The 4 Noble Truths of Buddhist wisdom have not previously been applied to romantic relationships in such a clear and specific way. Susan Piver’s new book brings us incredible hope for decreasing suffering in long-term relationships!
If you’re not in a relationship you likely want to be in one, which can be painful.
But once we’re in a relationship, we find they’re not easy, simple, or the answer to many of our desires and fantasies.
In or out of relationship, people suffer a lot because of them.
I recently read a book about relationships that blew me away. It’s the manual I’ve been searching for — a simple, yet profound, book on how to navigate the struggles most couples face, in a more spacious and loving way.
Susan Piver, a Buddhist teacher and best selling author, who has been with her partner for 20 years, applied The 4 Noble Truths of Buddhist wisdom to romantic relationships and came up with The 4 Noble Truths of Love.
When there’s a conflict about money, time, affection, parenting, sex, etc., you can get caught in stories and theories or you can learn to engage with your partner with more mindfulness.
Relationships are unstable, Susan says. When we deny this (which I’ve seen many people, including myself, do) we experience more pain and struggle. Her wise-mind viewpoint offers a powerful framework for long-term relationships that, in my opinion, are more likely to last.
In this conversation we covered…
- How The 4 Noble Truths of Love (based on The 4 Noble Truths of Buddhism) can create more intimacy in your relationship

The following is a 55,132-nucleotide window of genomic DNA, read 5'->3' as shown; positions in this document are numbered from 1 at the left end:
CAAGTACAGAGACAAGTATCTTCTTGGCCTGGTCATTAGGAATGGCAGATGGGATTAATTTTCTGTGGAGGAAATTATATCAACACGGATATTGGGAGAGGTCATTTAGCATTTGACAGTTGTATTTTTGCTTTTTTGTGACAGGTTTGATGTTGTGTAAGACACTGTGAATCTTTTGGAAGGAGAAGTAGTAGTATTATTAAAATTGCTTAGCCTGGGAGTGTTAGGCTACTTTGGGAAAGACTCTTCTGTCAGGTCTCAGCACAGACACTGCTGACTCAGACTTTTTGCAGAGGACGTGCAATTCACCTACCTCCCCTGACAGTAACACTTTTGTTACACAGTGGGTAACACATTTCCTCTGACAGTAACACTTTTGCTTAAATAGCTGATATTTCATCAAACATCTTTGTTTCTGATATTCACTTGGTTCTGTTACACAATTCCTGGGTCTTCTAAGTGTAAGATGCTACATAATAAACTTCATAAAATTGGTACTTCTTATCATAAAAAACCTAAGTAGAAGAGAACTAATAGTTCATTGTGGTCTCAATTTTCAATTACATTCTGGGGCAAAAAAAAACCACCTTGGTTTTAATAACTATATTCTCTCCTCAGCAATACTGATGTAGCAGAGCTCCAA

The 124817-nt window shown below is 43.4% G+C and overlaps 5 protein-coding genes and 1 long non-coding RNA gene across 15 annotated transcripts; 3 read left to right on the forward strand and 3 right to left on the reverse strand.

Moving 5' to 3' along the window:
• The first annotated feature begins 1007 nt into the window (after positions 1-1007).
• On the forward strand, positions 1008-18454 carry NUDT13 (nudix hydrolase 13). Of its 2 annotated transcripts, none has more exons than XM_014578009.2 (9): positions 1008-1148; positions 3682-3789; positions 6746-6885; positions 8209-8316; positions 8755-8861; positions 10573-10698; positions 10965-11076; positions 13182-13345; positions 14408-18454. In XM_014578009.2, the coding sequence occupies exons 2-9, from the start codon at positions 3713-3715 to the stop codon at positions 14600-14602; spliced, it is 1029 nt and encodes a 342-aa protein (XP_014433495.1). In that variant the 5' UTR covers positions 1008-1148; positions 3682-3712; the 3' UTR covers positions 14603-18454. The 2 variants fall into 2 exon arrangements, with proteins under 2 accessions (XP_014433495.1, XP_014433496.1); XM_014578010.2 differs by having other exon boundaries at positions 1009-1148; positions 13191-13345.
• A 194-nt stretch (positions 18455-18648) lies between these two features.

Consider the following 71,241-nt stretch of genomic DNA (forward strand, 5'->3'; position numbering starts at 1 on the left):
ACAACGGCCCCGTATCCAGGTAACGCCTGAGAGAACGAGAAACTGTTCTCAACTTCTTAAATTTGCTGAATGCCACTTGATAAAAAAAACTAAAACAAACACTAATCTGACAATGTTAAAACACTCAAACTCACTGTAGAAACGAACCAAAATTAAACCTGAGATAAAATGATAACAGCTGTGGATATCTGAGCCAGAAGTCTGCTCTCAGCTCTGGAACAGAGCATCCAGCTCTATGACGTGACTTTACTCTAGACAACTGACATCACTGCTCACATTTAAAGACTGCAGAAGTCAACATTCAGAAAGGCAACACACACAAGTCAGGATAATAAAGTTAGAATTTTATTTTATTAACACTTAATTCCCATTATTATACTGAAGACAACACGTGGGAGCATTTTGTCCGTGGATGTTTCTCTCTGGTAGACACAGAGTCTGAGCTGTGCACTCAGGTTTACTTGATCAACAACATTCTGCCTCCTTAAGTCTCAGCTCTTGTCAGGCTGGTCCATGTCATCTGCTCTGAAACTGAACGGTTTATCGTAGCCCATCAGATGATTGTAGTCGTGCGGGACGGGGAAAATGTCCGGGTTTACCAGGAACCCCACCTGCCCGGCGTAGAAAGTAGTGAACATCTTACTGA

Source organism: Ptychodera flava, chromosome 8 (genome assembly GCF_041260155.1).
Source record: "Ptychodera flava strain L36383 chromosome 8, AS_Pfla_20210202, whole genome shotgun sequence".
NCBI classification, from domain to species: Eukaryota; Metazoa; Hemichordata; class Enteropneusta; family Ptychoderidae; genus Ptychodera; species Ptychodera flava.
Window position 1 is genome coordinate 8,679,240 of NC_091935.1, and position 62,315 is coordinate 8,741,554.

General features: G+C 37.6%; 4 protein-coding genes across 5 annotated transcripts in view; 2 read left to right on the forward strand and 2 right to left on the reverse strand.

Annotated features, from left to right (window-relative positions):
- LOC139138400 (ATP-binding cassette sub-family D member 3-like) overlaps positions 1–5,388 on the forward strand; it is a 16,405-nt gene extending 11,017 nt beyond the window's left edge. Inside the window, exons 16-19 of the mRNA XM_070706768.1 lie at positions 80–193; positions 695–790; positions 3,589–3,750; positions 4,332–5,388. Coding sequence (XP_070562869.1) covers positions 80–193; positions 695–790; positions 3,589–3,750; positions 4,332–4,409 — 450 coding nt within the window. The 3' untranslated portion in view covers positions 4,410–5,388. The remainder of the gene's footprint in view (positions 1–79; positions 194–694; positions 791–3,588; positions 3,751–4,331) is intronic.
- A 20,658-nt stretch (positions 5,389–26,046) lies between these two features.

- How to see through the stories you have about your partner that keep you unsatisfied
- The difference between a love affair and a relationship — and what happens when we get the two confused
- The idea that there’s no wrong relationship, but there is more pain and struggle when partners have different desires and expectations
- Meditation and mindfulness as a path to decrease lashing out, blaming or isolating from your partner
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Susan Piver is the New York Times bestselling author of eight books, including the award-winning How Not to Be Afraid of Your Own Life, The Wisdom of a Broken Heart and Start Here Now: An Open-Hearted Guide to the Path and Practice of Meditation. Her latest book is The Four Noble Truths of Love: Buddhist Wisdom for Modern Relationships.
Susan has been a student of Buddhism since 1993, graduated from a Buddhist seminary in 2004 and was authorized to teach meditation in the Shambhala Buddhist lineage in 2005.